I've been thinking it, I've written it.
Anthony Rizzo spoke to it.
Someone is going to have to look out for the next group of Cubs wunderkinds. Rizzo seemed willing to take on some of that responsibility Tuesday in camp by addressing it.
"[The media] is going to crown them (Cubs top prospects) the next Babe Ruth," Rizzo said Tuesday. "People did for me, and it's part of the game, and they're going to have to deal with that so-called pressure of coming up. They're going to have fun, and we'll make sure we have fun."
Rizzo has natural leader written all over him. He already seems to be a guiding presence within the locker room. Problem is, until Rizzo himself can say he has accomplished much at this level, or manage to stay consistent, he can't really fulfill such a role.
Even if the Cubs desperately need it.
Look around. There appears to be no clear leader on this club. At least not any that will be here in the future. When the team will be supposedly contending in a few seasons, who is your money on to be this team's captain?
Who will be the Cubs version of Paul Konerko?
As I was reminded today, people around the game thought Konerko had displayed leadership qualities early on in his career, as well. The White Sox Captain admitted recently, he realized he couldn't lead fully until he proved something on the field.
Konerko, always a steadying force for his teammates, is nearing the end of his stellar career; Rizzo can only hope to have people still drawing parallels to Paulie years from now.
Rizzo has always been a favorite of this front office. They drafted him. Jed Hoyer has traded for him twice. It has been his personal makeup, as much as his left handed power bat, that has been the reasoning for the long standing attraction.
Rizzo has endured real grown up issues at a young age. Overcoming a serious illness will dwarf lofty baseball expectations any day. The Cubs first baseman also had his share of ups and downs last year on the field.
Rizzo does have an old ally in Rick Renteria back by his side. Renteria was brought here to nurture the young players, Rizzo very much included.
After getting threatened with a trip to Iowa early on last season, Rizzo's new Cubs skipper is singing a different tune about the Cubs slugger.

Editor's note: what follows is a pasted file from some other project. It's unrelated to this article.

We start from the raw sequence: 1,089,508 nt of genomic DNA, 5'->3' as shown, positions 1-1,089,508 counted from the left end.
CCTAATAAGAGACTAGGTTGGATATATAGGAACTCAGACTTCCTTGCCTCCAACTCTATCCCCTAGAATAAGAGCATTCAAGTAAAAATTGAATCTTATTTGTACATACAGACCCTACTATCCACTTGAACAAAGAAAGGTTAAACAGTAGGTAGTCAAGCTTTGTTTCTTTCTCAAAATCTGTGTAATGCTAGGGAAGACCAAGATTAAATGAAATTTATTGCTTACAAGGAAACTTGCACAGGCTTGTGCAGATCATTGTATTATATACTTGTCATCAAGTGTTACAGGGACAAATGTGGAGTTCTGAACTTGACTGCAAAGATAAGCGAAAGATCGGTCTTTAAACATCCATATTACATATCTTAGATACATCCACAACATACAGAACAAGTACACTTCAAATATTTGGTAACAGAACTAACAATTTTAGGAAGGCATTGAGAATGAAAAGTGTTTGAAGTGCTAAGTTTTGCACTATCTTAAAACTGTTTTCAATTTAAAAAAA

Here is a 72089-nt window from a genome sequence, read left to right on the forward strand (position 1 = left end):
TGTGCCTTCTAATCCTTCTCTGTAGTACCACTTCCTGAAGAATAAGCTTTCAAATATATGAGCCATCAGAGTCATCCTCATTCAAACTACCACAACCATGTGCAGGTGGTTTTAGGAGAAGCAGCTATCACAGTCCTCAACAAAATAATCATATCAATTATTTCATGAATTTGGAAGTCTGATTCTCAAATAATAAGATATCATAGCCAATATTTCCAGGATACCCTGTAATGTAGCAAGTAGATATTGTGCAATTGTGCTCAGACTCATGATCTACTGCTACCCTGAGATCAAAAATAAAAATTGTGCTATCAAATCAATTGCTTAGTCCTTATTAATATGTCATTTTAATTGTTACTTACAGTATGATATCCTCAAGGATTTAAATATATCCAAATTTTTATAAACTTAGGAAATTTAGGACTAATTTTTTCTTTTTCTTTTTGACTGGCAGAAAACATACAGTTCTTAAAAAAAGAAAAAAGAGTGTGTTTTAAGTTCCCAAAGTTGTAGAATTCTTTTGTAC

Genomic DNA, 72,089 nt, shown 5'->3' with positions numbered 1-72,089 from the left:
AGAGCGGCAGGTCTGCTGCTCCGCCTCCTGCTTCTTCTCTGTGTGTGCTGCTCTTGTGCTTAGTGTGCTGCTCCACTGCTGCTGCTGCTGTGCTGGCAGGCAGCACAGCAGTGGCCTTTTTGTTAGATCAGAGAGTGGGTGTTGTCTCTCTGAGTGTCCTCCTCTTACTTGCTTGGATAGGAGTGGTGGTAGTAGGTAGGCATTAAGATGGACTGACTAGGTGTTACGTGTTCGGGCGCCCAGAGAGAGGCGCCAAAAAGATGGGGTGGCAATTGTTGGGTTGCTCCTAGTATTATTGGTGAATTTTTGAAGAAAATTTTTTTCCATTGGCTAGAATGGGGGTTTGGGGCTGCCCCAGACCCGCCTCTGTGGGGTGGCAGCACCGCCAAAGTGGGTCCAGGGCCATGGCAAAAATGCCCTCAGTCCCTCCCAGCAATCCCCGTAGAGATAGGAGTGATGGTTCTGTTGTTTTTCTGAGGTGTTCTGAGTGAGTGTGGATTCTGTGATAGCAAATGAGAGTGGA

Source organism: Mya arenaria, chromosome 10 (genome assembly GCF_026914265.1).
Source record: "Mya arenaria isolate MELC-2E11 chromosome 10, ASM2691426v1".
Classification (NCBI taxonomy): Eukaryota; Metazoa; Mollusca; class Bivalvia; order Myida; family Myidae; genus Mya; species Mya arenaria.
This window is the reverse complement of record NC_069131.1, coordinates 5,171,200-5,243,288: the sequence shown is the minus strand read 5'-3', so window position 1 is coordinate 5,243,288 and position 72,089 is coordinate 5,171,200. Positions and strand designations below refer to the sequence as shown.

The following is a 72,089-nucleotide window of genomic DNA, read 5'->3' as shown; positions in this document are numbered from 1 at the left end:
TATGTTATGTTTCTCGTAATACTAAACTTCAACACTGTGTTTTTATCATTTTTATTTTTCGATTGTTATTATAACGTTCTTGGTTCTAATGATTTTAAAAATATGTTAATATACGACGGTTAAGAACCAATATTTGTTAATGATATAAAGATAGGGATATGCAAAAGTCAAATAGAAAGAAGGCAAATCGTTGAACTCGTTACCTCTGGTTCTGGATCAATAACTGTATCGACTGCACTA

"He had a good season (in 2013), just not as good as everybody was expecting," Renteria said. "Did he get outside himself trying to do too much to help the club? We've got to figure what were those variables that put him in a position where everybody says he wasn't able to do what everybody expected him to do."
That would be typical of Rizzo: to struggle by trying to do too much.
Trying to do too much is a by product of what the talent level is here. For instance, in a good line up, Rizzo would likely hit between 5-7. For these Cubs, he's counted on both as the clean up hitter and a leader.
Is it too much, too soon?
Rizzo however, does fully understand the pressures and pratfalls of being a highly touted prospect, from his early failures in San Diego. Will he be there to guide Javy Baez or Kris Bryant through similar situations?
While the front office takes their time nurturing the young core, Rizzo knows they won't learn the most valuable lessons until they reach Chicago.
"You say you don't want to rush them too fast and make sure they can get the right amount of at-bats, but they've shown they can handle every level," Rizzo said. "The biggest learning process is up here [in the Major Leagues] -- that's where you learn the most. Adding that third deck of the stadium is huge. You can't prepare for that."
Whenever those kids do get to Chicago, be sure Rizzo will be there for them.
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